Why can’t we appreciate Jose Garces, Jen Carroll, Morimoto, Marc Vetri, AND Georges Perrier…at the same time?

    It’s sad that Georges’ original vision of a restauant with elegant surroundings, impeccable service, and world-class foodwhich is now fully realizedis undesired by those who think having all three somehow makes one passe. (And as a graphic designer who absolutely hates wearing ties…well, I do not for one minute mind throwing one on if it means experiencing Le Bec-Fin in all its glory.)

    It’s so easy to be cynical; everybody loves to hate; and all thingseven greatnessare cast aside when something shiny & new appears on the horizon.

    People will lament Georges when he retires, and wax poetic at his funeral. That’s fine. But until then, I think I’ll appreciate his cantankerous nature and succulent offerings right now while he’s still around!

  • Carol

    I have only had the exquisite pleasure of dining at Le Bec Fin three times but I wouldn’t trade the experience for any other. I have also dined at most of the Starr restaurants as well as Amada and Tinto. While these places are very good, Georges’ point about the cost, compared to Le Bec Fin is true. The sticker shock at Le Bec Fin is known, upfront and you can buy your wine accordingly. The sticker shock at the others comes with the bill. I still believe the best meal I have ever eaten was my first dinner at Le Bec Fin.

  • Nathan

    This was a delightful article, but I disagree with its central premise. It’s not that Philadelphia is no longer interested in a formal, elegant, impeccably serviced, world-class restaurant–it’s that Le Bec Fin is no longer elegant, impeccable or world class enough. 1993 was a long time ago. Quality in service, decor and food is constantly evolving (see New York’s 3-star restaurants), and Le Bec has simply failed to keep up.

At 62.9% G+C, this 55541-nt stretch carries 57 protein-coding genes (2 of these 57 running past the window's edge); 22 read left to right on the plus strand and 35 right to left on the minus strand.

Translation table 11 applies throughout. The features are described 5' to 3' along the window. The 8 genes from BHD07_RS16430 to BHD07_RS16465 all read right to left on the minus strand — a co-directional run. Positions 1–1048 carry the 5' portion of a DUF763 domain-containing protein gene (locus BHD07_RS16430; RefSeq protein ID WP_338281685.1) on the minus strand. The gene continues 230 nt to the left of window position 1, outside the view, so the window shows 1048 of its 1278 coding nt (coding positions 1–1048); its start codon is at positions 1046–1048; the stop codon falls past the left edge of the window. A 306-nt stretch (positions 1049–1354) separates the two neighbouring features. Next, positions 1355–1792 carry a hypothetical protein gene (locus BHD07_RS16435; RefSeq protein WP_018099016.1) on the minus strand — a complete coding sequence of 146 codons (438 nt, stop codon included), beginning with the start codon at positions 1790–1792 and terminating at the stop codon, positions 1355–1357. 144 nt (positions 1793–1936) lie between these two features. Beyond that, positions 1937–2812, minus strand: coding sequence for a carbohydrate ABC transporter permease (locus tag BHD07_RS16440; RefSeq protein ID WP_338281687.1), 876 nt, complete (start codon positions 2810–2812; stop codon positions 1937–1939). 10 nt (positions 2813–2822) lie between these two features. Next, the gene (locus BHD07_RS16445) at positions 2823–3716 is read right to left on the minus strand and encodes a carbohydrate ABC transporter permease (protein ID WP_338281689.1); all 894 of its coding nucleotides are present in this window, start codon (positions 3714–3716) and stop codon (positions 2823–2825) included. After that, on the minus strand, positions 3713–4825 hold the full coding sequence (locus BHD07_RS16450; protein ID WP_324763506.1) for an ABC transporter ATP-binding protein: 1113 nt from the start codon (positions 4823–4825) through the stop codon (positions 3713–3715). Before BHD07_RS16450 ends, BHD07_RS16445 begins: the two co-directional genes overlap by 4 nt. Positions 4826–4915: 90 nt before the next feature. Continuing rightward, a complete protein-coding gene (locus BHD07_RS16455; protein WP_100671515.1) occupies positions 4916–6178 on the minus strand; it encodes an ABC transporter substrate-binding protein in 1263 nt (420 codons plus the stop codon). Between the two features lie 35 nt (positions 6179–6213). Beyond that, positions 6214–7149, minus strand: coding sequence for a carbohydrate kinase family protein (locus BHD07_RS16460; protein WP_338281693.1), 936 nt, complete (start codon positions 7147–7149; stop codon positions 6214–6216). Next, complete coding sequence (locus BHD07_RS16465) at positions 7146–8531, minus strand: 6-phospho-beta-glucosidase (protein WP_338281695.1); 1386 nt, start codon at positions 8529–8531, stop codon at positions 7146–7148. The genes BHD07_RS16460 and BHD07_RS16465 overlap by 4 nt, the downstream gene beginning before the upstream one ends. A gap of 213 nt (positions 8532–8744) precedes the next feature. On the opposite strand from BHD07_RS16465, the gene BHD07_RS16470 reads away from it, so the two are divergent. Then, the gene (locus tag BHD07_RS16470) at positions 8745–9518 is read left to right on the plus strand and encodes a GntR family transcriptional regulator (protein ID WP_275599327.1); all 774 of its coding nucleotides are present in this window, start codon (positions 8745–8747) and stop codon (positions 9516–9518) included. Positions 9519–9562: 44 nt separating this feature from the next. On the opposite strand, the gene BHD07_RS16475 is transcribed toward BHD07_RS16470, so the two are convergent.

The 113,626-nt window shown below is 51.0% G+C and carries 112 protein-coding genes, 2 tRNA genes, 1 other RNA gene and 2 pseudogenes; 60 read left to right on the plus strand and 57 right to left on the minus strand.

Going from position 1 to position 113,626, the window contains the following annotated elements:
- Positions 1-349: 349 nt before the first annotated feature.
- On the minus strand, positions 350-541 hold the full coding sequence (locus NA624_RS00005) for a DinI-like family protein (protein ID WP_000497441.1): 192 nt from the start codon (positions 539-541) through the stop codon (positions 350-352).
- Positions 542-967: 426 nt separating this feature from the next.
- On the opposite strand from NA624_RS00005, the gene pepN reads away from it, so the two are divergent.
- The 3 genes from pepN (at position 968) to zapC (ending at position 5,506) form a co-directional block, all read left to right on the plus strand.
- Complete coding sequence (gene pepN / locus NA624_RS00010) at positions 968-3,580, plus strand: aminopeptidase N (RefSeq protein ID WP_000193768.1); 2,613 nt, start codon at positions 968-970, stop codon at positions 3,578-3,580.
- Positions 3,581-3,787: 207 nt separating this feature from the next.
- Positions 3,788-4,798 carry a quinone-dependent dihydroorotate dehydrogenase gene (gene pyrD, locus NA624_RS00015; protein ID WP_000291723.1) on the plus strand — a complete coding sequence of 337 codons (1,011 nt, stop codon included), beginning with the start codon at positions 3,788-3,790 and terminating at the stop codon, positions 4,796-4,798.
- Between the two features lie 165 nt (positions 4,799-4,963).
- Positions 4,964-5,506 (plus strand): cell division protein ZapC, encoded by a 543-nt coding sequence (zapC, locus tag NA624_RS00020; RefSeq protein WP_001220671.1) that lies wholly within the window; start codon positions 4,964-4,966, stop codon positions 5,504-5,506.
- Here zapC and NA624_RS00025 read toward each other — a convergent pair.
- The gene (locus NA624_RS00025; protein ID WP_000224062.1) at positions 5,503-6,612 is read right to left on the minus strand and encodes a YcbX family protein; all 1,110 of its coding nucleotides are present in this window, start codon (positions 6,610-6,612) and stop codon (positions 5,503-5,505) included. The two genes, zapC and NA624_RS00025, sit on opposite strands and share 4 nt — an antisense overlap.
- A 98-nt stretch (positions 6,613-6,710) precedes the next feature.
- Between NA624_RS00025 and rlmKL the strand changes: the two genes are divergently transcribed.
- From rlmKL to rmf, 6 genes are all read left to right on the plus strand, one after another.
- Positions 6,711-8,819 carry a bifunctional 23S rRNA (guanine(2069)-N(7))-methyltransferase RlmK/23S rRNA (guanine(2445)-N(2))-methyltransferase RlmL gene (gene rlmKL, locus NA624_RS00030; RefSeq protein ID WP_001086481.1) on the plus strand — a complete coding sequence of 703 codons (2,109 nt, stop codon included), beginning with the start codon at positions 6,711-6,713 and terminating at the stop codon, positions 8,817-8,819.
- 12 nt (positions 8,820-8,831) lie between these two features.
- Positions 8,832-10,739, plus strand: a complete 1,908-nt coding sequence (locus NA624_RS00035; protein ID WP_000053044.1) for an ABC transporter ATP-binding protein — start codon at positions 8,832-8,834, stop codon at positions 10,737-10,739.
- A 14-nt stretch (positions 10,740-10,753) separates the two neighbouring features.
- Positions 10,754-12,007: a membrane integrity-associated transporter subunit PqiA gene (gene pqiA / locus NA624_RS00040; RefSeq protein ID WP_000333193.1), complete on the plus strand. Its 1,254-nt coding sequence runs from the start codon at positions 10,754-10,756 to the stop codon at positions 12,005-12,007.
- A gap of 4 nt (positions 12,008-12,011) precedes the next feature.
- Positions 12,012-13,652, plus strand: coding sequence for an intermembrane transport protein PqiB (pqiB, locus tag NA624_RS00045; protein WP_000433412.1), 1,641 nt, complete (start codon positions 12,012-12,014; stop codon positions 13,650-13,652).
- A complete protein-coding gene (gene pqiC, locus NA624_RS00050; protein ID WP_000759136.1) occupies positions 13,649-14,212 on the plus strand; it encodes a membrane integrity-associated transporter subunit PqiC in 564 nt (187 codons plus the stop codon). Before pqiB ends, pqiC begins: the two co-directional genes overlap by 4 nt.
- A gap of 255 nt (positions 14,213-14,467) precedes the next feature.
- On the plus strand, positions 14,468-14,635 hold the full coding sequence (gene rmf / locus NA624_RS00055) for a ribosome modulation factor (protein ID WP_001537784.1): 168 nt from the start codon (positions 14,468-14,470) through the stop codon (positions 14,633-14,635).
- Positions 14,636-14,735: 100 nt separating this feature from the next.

• Simon

    this article is brilliant and eye opening. I hope for only the success of Le Bec. This article should be considered for a James Beard in Food writing. I was completely consumed by it

  • Ardie

    It was Perrier’s numerous PR agencies that created the image he wants to take credit for. There were other french restaurants that were better, but didn’t spend the money for PR.

  • Chef

    You can keep your flashy Steven Starr joints that are more about flash than food. George and Le Bec Fin is why I became a Chef. I wear tee shirts and jeans all day but when I dine I want to wear a coat and tie. It is called class. George once told me that the FOOD and SERVICE has to be the best anywhere and the guest must have a experience that they will get nowhere else and will remember forever. Of course if Le Bec Fin has to change decor I prefer the decor of the Fountain at the Four Seasons. Maybe George will go for that… As Alton always says “I am just here for the food!”.
    Lec Bec Fin is my “La Pyramide” and George is my “Fernand Point”.

  • Jake

    It doesn’t require a coat and tie to have a great dining experience. While Georges is one of the pillars of dining in Philadelphia, he, like many other classical French chefs have not evolved. As our country changes, so do our tastes. Chef Perrier creates an absolute fantastic product, but the market has changed.

    Georges Perrier is the best analog in a digital world.

  • Jason

    GEORGES PERRIER AND LE BEC-FIN, THE BEST!!! I GET TREATED VERY WELL THERE BY THE STAFF AND CHEF PERRIER! THE FOOD IS THE BEST I EVER HAD.
    LE BEC-FIN DESERVES RESPECT. DINE WEARING PROPER
    ATTIRE, NOT JEANS AND A T-SHIRT. THIS IS NOT SOME LOW-CLASS JOINT, THIS IS CLASS, THE BEST IN THE WORLD!

  • Mark

    I remember when Steven Starr couldn’t cook a burger. Don’t forget Steve Poses as one of the forerunners of the Phila restaurant scene.

  • http://keefrh@hotmail.com bRENDAN

    What a pompous ass.